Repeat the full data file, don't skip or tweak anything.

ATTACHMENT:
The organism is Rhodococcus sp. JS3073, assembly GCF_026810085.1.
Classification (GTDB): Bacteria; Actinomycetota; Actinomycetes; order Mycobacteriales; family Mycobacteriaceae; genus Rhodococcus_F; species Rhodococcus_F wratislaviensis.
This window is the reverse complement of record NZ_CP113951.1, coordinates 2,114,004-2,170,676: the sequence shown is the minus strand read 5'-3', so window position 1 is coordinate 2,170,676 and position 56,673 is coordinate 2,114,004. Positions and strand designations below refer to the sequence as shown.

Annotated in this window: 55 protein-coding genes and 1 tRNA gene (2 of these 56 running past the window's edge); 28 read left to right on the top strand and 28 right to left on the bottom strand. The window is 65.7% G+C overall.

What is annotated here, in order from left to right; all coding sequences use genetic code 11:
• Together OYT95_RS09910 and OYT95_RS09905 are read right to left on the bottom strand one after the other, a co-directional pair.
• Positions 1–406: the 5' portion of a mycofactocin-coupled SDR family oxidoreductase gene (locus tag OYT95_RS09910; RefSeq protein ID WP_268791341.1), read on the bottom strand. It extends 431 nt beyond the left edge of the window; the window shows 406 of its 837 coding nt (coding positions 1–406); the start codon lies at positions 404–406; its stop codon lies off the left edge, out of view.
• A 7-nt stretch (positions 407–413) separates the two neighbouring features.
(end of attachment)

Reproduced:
The organism is Rhodococcus sp. JS3073, assembly GCF_026810085.1.
Classification (GTDB): Bacteria; Actinomycetota; Actinomycetes; order Mycobacteriales; family Mycobacteriaceae; genus Rhodococcus_F; species Rhodococcus_F wratislaviensis.
This window is the reverse complement of record NZ_CP113951.1, coordinates 2,114,004-2,170,676: the sequence shown is the minus strand read 5'-3', so window position 1 is coordinate 2,170,676 and position 56,673 is coordinate 2,114,004. Positions and strand designations below refer to the sequence as shown.

Annotated in this window: 55 protein-coding genes and 1 tRNA gene (2 of these 56 running past the window's edge); 28 read left to right on the top strand and 28 right to left on the bottom strand. The window is 65.7% G+C overall.

What is annotated here, in order from left to right; all coding sequences use genetic code 11:
• Together OYT95_RS09910 and OYT95_RS09905 are read right to left on the bottom strand one after the other, a co-directional pair.
• Positions 1–406: the 5' portion of a mycofactocin-coupled SDR family oxidoreductase gene (locus tag OYT95_RS09910; RefSeq protein ID WP_268791341.1), read on the bottom strand. It extends 431 nt beyond the left edge of the window; the window shows 406 of its 837 coding nt (coding positions 1–406); the start codon lies at positions 404–406; its stop codon lies off the left edge, out of view.
• A 7-nt stretch (positions 407–413) separates the two neighbouring features.